Writing and Revision: The Multigenre Project

Working on revision with students’ writing has been a challenging and time consuming process this year. But with the second of our writing projects now almost complete, my students and I have learned a great deal about the choices of formats and audiences available to us as writers.

To illustrate, this year I have empowered myself to explore teaching using multiple genres. I developed WebQuests (see blog links) that work within the context of a theme. Both my high school and middle school students are currently exploring the myriad of formats they can use to synthesize their learning. Applying the ideas found in Tom Romano’s books Writing With Passion and Crafting With Authentic Voice the goal is to have students use rhetoric to support how each genre they craft aligns with the others to express a cohesive theme.

Students have created greeting cards, some with haikus and limericks, tabloid articles with gossip-laden truths, comic strips, and even short ghost stories. Five-paragraph essays, which support our school’s writing initiative, have been crafted as well. It has been energizing to hear students say, “You mean that is all you want?” when they realize that a simple bookmark with an original image and a few deliberately crafted words can convey their understanding of a concept.

The challenging part has been to require students to create drafts of texts and models, depending on the format, of how they envision the final product. They want to jump in with materials and supplies to create their artifacts almost as quickly as a draft is created. I have repressed the feelings of being a miser when I disallow them to have materials other than paper and pencil for their wonderful creations. As a mature writer, I know that time away from a piece allows for fresh ideas to emerge, a key part of the revision process.

Knowing that students are all too content to be satisfied with the first draft as the final, I decided to give students new folders for their project. Giving them crayons or colored pencils and the time to create another artifact encouraged them to slide their rough drafts inside the folders and place them away to carry on with the remaining required rough drafts. A trusting environment with an established routine allowed this to happen.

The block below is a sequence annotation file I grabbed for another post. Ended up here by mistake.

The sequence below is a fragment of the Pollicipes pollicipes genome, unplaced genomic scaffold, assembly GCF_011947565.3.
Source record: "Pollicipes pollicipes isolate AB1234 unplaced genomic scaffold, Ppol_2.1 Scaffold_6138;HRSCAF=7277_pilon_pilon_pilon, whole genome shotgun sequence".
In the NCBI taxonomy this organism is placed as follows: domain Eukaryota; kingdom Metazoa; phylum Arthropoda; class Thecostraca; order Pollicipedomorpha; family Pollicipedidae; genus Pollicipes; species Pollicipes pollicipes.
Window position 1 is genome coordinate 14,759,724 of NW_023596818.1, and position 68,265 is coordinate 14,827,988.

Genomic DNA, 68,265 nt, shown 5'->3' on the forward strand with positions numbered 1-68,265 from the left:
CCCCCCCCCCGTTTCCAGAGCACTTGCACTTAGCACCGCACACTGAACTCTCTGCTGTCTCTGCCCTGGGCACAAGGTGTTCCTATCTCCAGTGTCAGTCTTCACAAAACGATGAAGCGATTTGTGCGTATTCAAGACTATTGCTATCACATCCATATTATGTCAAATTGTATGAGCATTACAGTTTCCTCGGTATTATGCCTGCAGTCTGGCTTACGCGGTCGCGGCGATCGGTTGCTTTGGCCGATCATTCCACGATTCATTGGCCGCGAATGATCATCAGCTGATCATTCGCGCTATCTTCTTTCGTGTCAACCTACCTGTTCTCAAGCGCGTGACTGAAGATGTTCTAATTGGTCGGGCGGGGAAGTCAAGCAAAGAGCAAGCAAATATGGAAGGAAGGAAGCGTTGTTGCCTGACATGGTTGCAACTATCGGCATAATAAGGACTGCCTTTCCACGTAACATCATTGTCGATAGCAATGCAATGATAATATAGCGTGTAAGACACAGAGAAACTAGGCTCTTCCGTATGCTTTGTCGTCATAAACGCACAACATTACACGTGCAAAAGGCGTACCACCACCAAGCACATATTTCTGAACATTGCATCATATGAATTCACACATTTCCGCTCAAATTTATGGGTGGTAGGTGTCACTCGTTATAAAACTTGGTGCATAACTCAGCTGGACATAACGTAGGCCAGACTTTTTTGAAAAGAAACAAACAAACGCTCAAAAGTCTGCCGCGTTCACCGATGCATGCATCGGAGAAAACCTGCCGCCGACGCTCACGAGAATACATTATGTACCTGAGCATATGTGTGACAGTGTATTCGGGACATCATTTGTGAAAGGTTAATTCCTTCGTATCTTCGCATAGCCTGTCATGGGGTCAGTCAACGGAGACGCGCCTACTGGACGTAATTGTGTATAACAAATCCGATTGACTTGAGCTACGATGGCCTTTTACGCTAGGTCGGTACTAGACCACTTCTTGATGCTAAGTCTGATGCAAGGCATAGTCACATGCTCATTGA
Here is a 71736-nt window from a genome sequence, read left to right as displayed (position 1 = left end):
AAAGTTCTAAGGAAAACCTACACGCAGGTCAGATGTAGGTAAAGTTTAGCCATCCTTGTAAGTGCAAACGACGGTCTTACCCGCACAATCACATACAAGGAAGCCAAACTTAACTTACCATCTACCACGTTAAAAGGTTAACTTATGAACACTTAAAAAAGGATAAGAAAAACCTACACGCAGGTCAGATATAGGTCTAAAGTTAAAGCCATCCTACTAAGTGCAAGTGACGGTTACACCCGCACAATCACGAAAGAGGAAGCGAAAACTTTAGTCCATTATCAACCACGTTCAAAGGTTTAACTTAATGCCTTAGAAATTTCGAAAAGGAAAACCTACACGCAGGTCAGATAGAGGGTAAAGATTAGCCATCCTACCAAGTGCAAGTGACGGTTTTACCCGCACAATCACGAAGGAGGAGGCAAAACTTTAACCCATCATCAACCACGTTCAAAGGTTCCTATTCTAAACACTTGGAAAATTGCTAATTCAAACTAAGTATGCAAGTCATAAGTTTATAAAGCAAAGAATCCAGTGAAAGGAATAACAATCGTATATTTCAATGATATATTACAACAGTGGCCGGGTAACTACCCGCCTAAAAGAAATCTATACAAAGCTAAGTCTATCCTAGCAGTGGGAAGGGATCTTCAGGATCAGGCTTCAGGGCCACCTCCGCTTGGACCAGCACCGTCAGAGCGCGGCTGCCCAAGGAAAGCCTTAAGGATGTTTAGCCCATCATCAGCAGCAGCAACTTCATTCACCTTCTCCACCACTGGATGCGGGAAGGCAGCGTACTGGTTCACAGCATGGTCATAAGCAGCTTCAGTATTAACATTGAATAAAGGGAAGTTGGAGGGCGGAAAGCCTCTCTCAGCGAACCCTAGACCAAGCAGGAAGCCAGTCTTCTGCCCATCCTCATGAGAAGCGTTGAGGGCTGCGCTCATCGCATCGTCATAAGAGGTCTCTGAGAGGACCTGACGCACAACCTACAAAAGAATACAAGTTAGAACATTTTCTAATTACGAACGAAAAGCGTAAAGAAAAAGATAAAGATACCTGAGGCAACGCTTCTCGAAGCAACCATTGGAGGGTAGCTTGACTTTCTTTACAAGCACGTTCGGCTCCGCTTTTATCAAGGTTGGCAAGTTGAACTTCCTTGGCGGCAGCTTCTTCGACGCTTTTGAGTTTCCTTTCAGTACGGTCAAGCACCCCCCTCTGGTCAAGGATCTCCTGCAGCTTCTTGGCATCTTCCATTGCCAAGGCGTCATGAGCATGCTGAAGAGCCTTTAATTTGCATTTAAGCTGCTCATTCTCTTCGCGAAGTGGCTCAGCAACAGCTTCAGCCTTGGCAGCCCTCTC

My students have settled in with the process of drafting, where in some instances very intricate designs and well-crafted drawings have emerged. They truly border a final copy. Thus far I have suggested to a few that they might consider conducting an operation, much like Dr. Frankenstein did with his monster, and cut, paste, and add color and finishing touches to their comic strips, drawings, and sketches. This suggestion has seemed to placate and smooth over some of their insecurities about the hard work having to be ‘redone’ for the final product.

Closing in on the end of the project, most folders are loaded with 4 of the 5 rough drafts that await the final Writer’s Workshop before our second Author’s Conference. Of the 6 traits, we have explored voice, word choice, ideas and organization. I have endeavored to lead them away from editing in order to delineate the revision process.

Purposeful instruction throughout the project, including the timelines for completion, will have demonstrated to my students the power of the writing process for revision. I am excited about the upcoming Writer’s Workshop and the revelation that will unfold when a comparative analysis is conducted with the students’ original rough drafts.